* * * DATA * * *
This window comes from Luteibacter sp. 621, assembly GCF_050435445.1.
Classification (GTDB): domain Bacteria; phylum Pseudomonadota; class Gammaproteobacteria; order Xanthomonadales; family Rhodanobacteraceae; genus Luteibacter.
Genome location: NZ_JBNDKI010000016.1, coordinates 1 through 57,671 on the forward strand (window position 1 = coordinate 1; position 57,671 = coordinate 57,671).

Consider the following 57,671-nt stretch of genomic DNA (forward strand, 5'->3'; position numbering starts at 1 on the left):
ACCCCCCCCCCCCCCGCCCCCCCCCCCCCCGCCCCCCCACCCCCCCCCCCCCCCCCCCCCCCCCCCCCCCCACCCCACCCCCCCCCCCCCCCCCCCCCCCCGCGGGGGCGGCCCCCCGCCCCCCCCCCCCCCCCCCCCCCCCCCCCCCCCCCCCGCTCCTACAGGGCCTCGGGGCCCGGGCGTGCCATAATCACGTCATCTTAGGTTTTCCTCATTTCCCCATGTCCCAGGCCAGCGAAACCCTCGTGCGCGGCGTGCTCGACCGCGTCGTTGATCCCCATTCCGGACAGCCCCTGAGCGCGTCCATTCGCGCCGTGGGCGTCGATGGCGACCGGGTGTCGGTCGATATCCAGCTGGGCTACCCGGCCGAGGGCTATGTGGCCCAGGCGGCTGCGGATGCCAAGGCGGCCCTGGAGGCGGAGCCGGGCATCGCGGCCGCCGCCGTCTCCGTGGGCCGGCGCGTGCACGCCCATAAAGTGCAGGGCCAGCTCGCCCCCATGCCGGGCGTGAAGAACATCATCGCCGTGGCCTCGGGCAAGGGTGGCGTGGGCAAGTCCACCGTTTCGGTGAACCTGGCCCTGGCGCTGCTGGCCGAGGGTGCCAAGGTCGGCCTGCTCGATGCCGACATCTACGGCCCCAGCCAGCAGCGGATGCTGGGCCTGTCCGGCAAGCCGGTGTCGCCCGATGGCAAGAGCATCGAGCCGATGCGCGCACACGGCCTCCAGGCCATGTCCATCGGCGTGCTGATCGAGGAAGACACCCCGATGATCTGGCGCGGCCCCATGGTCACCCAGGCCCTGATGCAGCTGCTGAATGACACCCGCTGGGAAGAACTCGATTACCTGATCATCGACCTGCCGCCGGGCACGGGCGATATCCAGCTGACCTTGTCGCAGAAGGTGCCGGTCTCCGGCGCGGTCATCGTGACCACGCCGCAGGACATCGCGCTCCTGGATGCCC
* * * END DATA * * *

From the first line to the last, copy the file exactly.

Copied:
This window comes from Luteibacter sp. 621, assembly GCF_050435445.1.
Classification (GTDB): domain Bacteria; phylum Pseudomonadota; class Gammaproteobacteria; order Xanthomonadales; family Rhodanobacteraceae; genus Luteibacter.
Genome location: NZ_JBNDKI010000016.1, coordinates 1 through 57,671 on the forward strand (window position 1 = coordinate 1; position 57,671 = coordinate 57,671).

Consider the following 57,671-nt stretch of genomic DNA (forward strand, 5'->3'; position numbering starts at 1 on the left):
ACCCCCCCCCCCCCCGCCCCCCCCCCCCCCGCCCCCCCACCCCCCCCCCCCCCCCCCCCCCCCCCCCCCCCACCCCACCCCCCCCCCCCCCCCCCCCCCCCGCGGGGGCGGCCCCCCGCCCCCCCCCCCCCCCCCCCCCCCCCCCCCCCCCCCCGCTCCTACAGGGCCTCGGGGCCCGGGCGTGCCATAATCACGTCATCTTAGGTTTTCCTCATTTCCCCATGTCCCAGGCCAGCGAAACCCTCGTGCGCGGCGTGCTCGACCGCGTCGTTGATCCCCATTCCGGACAGCCCCTGAGCGCGTCCATTCGCGCCGTGGGCGTCGATGGCGACCGGGTGTCGGTCGATATCCAGCTGGGCTACCCGGCCGAGGGCTATGTGGCCCAGGCGGCTGCGGATGCCAAGGCGGCCCTGGAGGCGGAGCCGGGCATCGCGGCCGCCGCCGTCTCCGTGGGCCGGCGCGTGCACGCCCATAAAGTGCAGGGCCAGCTCGCCCCCATGCCGGGCGTGAAGAACATCATCGCCGTGGCCTCGGGCAAGGGTGGCGTGGGCAAGTCCACCGTTTCGGTGAACCTGGCCCTGGCGCTGCTGGCCGAGGGTGCCAAGGTCGGCCTGCTCGATGCCGACATCTACGGCCCCAGCCAGCAGCGGATGCTGGGCCTGTCCGGCAAGCCGGTGTCGCCCGATGGCAAGAGCATCGAGCCGATGCGCGCACACGGCCTCCAGGCCATGTCCATCGGCGTGCTGATCGAGGAAGACACCCCGATGATCTGGCGCGGCCCCATGGTCACCCAGGCCCTGATGCAGCTGCTGAATGACACCCGCTGGGAAGAACTCGATTACCTGATCATCGACCTGCCGCCGGGCACGGGCGATATCCAGCTGACCTTGTCGCAGAAGGTGCCGGTCTCCGGCGCGGTCATCGTGACCACGCCGCAGGACATCGCGCTCCTGGATGCCC